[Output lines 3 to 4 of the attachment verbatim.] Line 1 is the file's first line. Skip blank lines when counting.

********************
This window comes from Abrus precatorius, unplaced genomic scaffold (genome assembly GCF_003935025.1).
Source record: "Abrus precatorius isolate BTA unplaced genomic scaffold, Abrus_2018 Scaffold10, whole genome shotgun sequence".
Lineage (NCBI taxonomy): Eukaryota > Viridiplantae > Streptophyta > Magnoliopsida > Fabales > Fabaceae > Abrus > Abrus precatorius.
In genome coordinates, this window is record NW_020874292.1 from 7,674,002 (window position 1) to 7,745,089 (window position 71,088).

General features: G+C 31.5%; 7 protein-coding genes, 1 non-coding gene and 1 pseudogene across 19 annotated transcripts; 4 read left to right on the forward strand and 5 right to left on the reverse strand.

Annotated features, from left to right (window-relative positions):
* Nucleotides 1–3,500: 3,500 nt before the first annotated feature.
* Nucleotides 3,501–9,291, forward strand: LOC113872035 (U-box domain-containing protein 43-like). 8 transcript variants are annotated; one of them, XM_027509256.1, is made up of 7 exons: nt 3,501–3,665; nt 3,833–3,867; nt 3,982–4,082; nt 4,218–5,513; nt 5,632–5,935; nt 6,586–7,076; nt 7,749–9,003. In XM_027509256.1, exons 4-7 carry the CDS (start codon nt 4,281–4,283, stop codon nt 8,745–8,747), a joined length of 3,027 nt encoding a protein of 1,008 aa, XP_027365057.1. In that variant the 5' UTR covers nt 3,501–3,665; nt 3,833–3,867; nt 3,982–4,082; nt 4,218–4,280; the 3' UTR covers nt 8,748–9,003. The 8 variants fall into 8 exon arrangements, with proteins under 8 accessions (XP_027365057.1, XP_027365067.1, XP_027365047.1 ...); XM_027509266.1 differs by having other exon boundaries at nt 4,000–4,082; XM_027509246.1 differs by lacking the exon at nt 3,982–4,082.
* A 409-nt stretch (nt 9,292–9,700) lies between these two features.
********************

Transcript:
Lineage (NCBI taxonomy): Eukaryota > Viridiplantae > Streptophyta > Magnoliopsida > Fabales > Fabaceae > Abrus > Abrus precatorius.
In genome coordinates, this window is record NW_020874292.1 from 7,674,002 (window position 1) to 7,745,089 (window position 71,088).